In numerous recent blogs, we’ve highlighted how optimization helps businesses – from Southwest Airlines to Sprint – determine the action or actions they should take to achieve the right mix of risk mitigation, profitability and positive customer outcomes – all within the timeframes that drive the greatest value. Southwest told us how this analytic capability helps them optimize everything from gate assignment to provisioning beer and peanuts, while Sprint is using optimization to intelligently onboard new wireless customers, ensuring they’re happy with their handset and plan choices without taking on additional unnecessary risk.
It has become clear, however, that many businesses, from banks to utilities, are still trying to figure out how to start their first meaningful optimization project – and IT is a critical barrier that often stops efforts before they get past the planning stage. One can hardly blame them – in fact, IT needs to juggle legacy application support, line of business (LOB) requests for new applications, and supposedly optimized budgets that continually shift resources to “what’s most mission-critical” – only to have those efforts redeployed yet again based on the whims of executive leaders. This makes it difficult to get any analytic projects off the ground. In addition, key analytic resources such as data scientists and operations researchers are in short supply at most companies, further hindering development and rollout of new projects.
In the past couple of years, however, tremendous progress has been made that finally allows businesses to rapidly turn insights from Big Data into executable decisions that are optimized to balance customer engagement and loyalty, profit, competitive gain, and even compliance. Three critical evolutionary steps have opened up the optimization playing field to more businesses across more industries. These include:
- The advent of the Citizen Developer: The emergence of a new breed of business user – also known as citizen developers – has spurred the development potential of data-driven, analytically powered applications. These business analyst-level resources can modify rule systems, wrangle data, do champion-challenger testing, recalibrate predictive models, and work on complex optimization business cases. Also, the presence empowered citizen developers can help reduce the overreliance on expert analytic resources, allowing an organization to better allocate its most skilled people to the most critical efforts.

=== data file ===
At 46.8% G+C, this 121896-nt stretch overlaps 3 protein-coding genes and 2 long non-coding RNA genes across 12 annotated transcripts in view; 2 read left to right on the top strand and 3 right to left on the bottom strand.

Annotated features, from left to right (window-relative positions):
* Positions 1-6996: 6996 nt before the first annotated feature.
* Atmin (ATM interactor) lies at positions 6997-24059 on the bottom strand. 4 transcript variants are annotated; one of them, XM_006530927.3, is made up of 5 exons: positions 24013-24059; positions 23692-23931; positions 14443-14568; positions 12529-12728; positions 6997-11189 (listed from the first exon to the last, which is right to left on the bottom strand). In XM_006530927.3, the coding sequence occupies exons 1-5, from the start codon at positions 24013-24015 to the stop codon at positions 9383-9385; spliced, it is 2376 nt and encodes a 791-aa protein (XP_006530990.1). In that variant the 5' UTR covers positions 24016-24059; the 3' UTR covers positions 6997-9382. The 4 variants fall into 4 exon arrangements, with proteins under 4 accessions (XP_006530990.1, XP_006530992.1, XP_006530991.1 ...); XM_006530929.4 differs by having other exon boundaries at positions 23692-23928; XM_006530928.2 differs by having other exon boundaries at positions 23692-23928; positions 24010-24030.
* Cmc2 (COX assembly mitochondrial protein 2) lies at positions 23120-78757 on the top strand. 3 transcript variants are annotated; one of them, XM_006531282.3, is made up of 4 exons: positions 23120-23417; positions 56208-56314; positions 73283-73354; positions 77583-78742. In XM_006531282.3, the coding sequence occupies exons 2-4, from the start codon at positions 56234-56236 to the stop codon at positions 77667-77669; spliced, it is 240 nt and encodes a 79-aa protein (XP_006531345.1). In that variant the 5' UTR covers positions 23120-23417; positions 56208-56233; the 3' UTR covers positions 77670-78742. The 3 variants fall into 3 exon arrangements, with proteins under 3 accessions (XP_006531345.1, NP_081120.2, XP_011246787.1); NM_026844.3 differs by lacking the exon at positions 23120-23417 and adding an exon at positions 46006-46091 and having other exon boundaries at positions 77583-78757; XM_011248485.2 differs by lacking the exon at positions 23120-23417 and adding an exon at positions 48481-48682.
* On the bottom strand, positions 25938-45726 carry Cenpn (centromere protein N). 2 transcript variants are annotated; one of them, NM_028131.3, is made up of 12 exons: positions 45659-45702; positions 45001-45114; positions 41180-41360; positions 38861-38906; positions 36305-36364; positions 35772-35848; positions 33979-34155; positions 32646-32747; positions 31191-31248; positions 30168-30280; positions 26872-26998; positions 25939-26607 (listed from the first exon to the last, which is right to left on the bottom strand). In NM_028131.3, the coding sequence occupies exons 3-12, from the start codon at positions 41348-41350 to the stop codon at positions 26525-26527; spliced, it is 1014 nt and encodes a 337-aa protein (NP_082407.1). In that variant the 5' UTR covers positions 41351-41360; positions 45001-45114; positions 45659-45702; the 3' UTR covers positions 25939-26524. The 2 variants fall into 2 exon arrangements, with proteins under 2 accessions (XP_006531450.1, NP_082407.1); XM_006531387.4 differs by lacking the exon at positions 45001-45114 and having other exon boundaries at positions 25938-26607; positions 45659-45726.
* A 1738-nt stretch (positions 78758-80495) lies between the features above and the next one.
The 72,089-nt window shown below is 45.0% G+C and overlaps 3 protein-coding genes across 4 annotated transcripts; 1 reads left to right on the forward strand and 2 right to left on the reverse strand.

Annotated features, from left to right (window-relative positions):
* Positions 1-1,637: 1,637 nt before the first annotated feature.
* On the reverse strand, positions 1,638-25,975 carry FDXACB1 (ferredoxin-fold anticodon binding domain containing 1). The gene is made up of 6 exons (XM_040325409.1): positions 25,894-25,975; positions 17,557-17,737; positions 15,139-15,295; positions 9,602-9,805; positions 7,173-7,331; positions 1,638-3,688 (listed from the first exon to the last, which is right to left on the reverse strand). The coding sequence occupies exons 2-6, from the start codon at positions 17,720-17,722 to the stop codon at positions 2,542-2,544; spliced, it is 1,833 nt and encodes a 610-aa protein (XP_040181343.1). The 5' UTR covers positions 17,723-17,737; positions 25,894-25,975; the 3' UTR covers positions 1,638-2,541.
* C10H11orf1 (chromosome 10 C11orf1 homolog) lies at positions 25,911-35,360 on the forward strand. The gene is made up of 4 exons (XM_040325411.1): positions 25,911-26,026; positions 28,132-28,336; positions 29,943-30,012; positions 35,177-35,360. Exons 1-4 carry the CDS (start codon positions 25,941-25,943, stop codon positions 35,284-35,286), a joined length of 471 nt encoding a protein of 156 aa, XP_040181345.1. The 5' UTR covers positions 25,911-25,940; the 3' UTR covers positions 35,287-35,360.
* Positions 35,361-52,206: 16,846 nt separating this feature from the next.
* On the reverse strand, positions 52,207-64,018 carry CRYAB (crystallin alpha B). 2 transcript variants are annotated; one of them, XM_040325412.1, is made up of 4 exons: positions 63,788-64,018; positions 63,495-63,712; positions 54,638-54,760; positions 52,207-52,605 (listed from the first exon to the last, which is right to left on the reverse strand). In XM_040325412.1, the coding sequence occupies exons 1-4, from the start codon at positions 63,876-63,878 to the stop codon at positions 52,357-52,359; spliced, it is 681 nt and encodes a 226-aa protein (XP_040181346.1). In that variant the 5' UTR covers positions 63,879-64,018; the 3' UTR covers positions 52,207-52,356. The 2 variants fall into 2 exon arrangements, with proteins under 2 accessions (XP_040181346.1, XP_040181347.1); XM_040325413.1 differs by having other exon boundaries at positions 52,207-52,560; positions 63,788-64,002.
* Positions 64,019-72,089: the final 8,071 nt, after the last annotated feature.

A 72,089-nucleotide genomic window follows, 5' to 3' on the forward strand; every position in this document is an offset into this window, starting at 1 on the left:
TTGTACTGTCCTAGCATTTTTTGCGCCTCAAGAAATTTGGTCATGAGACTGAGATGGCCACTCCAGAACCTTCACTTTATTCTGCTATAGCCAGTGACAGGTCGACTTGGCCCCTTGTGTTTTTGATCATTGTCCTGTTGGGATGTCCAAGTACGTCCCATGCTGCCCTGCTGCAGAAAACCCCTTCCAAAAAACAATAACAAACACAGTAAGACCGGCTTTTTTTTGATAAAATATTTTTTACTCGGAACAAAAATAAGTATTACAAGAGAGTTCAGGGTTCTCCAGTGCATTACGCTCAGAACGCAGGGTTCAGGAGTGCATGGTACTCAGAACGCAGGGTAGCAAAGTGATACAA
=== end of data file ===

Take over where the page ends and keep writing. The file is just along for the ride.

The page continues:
- Technologies that help reduce the IT burden: The demand for rapid development of business solutions necessitates a new view on how IT and department LOBs join forces to build and manage applications. Open cloud-based technologies provide flexible deployment options and reduce barriers to entry for organizations that, in traditional IT environments would have forced a delay in the adoption of Big Data initiatives such as prescriptive analytics. The rise of virtually automated application development systems – powered by microservice architectures (i.e., breaking applications into services) and model-driven approaches – is reducing IT burdens by simplifying and abstracting the development process to lines of businesses. With these technologies now available, citizen developers now have the ability to help democratize business applications and help facilitate faster, smarter decisions by freeing IT from gratuitous (and slow) recoding efforts, while consequently redirecting scarce analytic resources to the most critical work.
- Powerful optimization modeling, solving and rapid application development are now bundled: Transforming Big Data insights into citizen developer-generated analytically powered applications results when open technologies and the best-in-class solution for solving large, complex optimization problems converge into a single, integrated platform. In this case study, you’ll learn how Sprint was able to rapidly develop powerful analytically powered applications without requiring additional development efforts, allowing them to increase profitability without increasing their acquisition expense, and quickly modify credit policies to adjust to changing market dynamics.